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North Britain, or Caledonia, was invaded by the Romans about one hundred and thirty years after their arrival in England. Caledonia, in its most extensive acceptation, extended from the rivers Tweed and Eden on the south, to the extremity of Caithness on the north; but Caledonia Proper comprehended the countries of Stratherne, Argyll, Breadalbane, Atholl, and Perth. The name was probably derived from a great wood that covered the hills of these districts; and which is supposed to have begun a little north of Stirling, and, passing through Monteith and Stratherne, to have extended as far as Atholl on the one side and Lochaber on the other.

Agricola assumed the command of the Roman forces in Britain in the seventy-eighth year of the Christian æra; and, in two years after, entered Caledonia by marching along the Western coast. The Caledonians, at this period, were barbarous and ignorant, living in rude huts, and subsisting on prey and venison, the bark and roots of trees. They went entirely naked, and female chastity was unknown. They were divided into twenty-one distinct and independent tribes. In their persons they were robust, and very courageous in war; their infantry were distinguished for swiftness and agility; their armour consisted of a spear, a shield, and a short dagger; their cavalry, if it deserves the name, consisted of small, swift, and spirited horses. Like the South Britons, they sometimes used cars or chariots in battle. Inured to domestic war, the Caledonians were constitutionally brave; but the greatest efforts of their untutored valour proved unavailing when opposed to the superior discipline of the Romans and the consummate skill of their general.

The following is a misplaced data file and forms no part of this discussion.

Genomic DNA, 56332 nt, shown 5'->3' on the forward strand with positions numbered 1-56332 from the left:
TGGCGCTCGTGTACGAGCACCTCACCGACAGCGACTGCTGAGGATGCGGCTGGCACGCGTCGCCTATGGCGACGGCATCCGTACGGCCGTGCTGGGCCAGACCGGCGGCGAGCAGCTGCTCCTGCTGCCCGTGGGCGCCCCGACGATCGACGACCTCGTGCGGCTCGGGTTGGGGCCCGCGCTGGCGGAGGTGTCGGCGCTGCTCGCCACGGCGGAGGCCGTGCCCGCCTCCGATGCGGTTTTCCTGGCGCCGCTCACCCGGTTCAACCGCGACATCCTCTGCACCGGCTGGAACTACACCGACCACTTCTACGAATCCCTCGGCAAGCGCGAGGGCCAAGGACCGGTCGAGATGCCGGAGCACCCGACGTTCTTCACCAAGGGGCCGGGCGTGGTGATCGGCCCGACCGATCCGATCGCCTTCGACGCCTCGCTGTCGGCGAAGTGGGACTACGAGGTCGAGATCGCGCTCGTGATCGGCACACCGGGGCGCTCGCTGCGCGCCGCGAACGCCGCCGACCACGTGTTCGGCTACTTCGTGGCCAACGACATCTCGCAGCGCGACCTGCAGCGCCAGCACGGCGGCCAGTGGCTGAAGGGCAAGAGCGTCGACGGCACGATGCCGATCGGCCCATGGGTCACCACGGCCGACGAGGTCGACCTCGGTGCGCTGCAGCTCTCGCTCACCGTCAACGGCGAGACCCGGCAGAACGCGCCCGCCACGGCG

According to the Roman historian Tacitus, Agricola, during his fourth campaign, explored and overran the mountainous region extending from the Solway to the Friths of Forth and Clyde. Having observed that the island is deeply indented by these, he drew a line of military stations across the isthmus, with the view of shutting up the hostile tribes of the North as in another island, Agricola, to secure the conquests he had made, employed himself, during the fifth campaign, in receiving the submission of the refractory tribes of the West, and establishing military posts among them.

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The Romans had hitherto contended with detached bodies of Caledonians, who were disunited by their policy, and hostile to each other from their predatory habits. Alarmed by a sense of their common danger, they formed a general confederacy, and so

lemnly ratified their union by sacrifices: They sent their wives and children into places of safety, and magnanimously resolved to defend their country.